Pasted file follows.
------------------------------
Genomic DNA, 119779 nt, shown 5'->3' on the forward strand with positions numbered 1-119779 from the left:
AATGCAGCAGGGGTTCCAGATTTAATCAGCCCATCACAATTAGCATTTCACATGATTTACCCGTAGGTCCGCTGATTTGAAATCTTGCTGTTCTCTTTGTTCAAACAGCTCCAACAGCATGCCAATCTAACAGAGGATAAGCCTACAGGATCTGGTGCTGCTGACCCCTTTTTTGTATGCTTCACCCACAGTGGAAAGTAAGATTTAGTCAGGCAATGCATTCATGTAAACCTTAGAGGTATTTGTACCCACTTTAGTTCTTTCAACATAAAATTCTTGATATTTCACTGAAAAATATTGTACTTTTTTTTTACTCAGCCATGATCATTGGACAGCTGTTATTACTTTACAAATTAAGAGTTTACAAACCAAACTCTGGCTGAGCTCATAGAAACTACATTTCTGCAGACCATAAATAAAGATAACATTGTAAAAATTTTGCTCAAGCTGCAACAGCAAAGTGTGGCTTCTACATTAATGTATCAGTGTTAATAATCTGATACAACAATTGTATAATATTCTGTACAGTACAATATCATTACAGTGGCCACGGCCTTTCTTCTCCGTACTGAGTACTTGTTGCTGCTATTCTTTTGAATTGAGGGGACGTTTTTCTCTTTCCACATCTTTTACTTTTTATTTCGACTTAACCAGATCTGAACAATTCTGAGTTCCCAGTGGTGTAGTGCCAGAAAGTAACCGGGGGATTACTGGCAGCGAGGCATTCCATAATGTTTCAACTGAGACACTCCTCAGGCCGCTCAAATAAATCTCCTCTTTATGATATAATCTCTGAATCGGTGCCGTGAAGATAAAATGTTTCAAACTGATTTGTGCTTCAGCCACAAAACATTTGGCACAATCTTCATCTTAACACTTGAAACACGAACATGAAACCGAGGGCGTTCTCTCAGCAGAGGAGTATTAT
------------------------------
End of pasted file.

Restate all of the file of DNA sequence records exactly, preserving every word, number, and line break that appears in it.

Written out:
Genomic DNA, 119779 nt, shown 5'->3' on the forward strand with positions numbered 1-119779 from the left:
AATGCAGCAGGGGTTCCAGATTTAATCAGCCCATCACAATTAGCATTTCACATGATTTACCCGTAGGTCCGCTGATTTGAAATCTTGCTGTTCTCTTTGTTCAAACAGCTCCAACAGCATGCCAATCTAACAGAGGATAAGCCTACAGGATCTGGTGCTGCTGACCCCTTTTTTGTATGCTTCACCCACAGTGGAAAGTAAGATTTAGTCAGGCAATGCATTCATGTAAACCTTAGAGGTATTTGTACCCACTTTAGTTCTTTCAACATAAAATTCTTGATATTTCACTGAAAAATATTGTACTTTTTTTTTACTCAGCCATGATCATTGGACAGCTGTTATTACTTTACAAATTAAGAGTTTACAAACCAAACTCTGGCTGAGCTCATAGAAACTACATTTCTGCAGACCATAAATAAAGATAACATTGTAAAAATTTTGCTCAAGCTGCAACAGCAAAGTGTGGCTTCTACATTAATGTATCAGTGTTAATAATCTGATACAACAATTGTATAATATTCTGTACAGTACAATATCATTACAGTGGCCACGGCCTTTCTTCTCCGTACTGAGTACTTGTTGCTGCTATTCTTTTGAATTGAGGGGACGTTTTTCTCTTTCCACATCTTTTACTTTTTATTTCGACTTAACCAGATCTGAACAATTCTGAGTTCCCAGTGGTGTAGTGCCAGAAAGTAACCGGGGGATTACTGGCAGCGAGGCATTCCATAATGTTTCAACTGAGACACTCCTCAGGCCGCTCAAATAAATCTCCTCTTTATGATATAATCTCTGAATCGGTGCCGTGAAGATAAAATGTTTCAAACTGATTTGTGCTTCAGCCACAAAACATTTGGCACAATCTTCATCTTAACACTTGAAACACGAACATGAAACCGAGGGCGTTCTCTCAGCAGAGGAGTATTAT